W3C home > Mailing lists > Public > public-i18n-ws@w3.org > June 2003

RE: WS-Arch Usage Scenario S032: Caching

From: Addison Phillips [wM] <aphillips@webmethods.com>
Date: Tue, 17 Jun 2003 17:44:34 -0700
To: "Martin Duerst" <duerst@w3.org>, <public-i18n-ws@w3.org>
Message-ID: <PNEHIBAMBMLHDMJDDFLHOEDNGMAA.aphillips@webmethods.com>

Thanks Martin. Added to the sign-up document.

Others: where are yours?


> -----Original Message-----
> From: public-i18n-ws-request@w3.org
> [mailto:public-i18n-ws-request@w3.org]On Behalf Of Martin Duerst
> Sent: Tuesday, June 17, 2003 2:37 PM
> To: public-i18n-ws@w3.org
> Subject: WS-Arch Usage Scenario S032: Caching
> I'm not sure I can do as good a job as Addison, but I'll give
> it a try.
> Scenario S032 is about caching. The description says that this
> can be on several levels, i.e. a whole SOAP message or just
> some part. I'm not very sure the thing with the 'parts' is
> practical, but anyway, this is about i18n :-).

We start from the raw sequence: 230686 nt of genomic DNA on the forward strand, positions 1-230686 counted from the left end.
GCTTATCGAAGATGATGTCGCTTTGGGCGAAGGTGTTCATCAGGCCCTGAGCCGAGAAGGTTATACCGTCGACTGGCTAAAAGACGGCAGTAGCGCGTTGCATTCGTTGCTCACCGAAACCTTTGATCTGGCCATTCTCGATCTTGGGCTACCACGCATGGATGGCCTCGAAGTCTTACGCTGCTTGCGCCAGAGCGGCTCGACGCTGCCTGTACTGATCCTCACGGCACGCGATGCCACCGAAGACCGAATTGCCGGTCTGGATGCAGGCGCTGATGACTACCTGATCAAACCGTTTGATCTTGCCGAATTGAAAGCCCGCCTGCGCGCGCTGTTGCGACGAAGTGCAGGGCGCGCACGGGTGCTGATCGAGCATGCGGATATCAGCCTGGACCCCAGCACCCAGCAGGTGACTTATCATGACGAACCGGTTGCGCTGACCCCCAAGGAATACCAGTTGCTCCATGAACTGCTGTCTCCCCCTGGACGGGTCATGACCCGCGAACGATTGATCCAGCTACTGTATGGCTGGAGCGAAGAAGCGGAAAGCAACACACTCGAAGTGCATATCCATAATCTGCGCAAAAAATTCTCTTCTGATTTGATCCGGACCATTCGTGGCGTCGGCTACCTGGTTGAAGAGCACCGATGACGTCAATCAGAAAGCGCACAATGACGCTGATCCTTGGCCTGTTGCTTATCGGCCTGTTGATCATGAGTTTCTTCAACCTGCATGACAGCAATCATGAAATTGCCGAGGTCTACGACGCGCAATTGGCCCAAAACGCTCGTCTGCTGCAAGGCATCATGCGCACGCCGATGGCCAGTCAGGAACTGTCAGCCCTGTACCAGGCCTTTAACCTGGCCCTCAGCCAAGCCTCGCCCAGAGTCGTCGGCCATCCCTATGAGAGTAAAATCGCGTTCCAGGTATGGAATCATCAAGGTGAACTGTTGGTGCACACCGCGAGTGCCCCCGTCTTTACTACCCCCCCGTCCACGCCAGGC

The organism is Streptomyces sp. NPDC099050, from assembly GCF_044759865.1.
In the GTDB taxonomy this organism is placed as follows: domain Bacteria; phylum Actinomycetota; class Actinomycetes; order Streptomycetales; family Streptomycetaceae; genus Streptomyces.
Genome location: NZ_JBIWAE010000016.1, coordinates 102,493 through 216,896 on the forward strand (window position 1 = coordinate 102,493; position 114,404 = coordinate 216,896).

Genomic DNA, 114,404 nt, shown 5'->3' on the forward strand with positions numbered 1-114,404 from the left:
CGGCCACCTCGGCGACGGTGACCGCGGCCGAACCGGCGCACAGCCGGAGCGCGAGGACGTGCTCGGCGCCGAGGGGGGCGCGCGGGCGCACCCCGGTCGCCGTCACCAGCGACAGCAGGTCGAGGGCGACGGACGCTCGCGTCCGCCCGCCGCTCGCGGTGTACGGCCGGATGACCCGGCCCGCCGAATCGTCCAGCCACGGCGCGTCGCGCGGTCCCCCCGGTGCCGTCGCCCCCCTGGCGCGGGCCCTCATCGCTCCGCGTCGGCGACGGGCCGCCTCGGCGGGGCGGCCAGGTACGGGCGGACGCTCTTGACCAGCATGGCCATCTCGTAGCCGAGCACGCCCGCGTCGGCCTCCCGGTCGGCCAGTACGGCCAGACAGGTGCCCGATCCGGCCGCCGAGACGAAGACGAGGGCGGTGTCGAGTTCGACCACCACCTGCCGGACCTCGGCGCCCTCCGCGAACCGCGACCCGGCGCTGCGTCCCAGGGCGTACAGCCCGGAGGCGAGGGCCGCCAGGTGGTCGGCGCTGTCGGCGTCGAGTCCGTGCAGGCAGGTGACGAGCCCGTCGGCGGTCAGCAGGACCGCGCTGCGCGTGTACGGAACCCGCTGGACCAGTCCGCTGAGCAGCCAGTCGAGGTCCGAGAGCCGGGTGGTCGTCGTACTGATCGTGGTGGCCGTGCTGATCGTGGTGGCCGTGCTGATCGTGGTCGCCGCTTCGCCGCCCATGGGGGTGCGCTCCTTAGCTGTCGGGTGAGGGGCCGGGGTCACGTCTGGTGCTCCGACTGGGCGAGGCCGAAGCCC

> There are mainly two internationalization considerations:
> 1) The potential for caching gets reduced if the relevant messages
>     or message parts contain some i18n aspects, because only a subset
>     of the recipients will want to get exactly the same message.
>     This can be improved by using late localization as much as possible,
>     by including several alternatives (e.g. having a fault message
>     in 5 languages means that the same cached fault message can be
>     used for an audience covering these 5 languages, rather than just
>     one language). In order for caching to not produce errors with i18n,
>     the i18n context has to be well-known (explicit) to the caching
>     mechanism, or messages with i18n aspects have to be marked as non-
>     cachable.
> 2) In many areas of the world, connectivity is worse, and caching
>     therefore potentially more important, than in the better connected
>     part of the world. Example include Africa and some parts of Asia,
>     but also to some extent Australia/New Zeeland,...
> Regards,    Martin.
Received on Tuesday, 17 June 2003 20:44:43 UTC

This archive was generated by hypermail 2.3.1 : Tuesday, 6 January 2015 20:02:38 UTC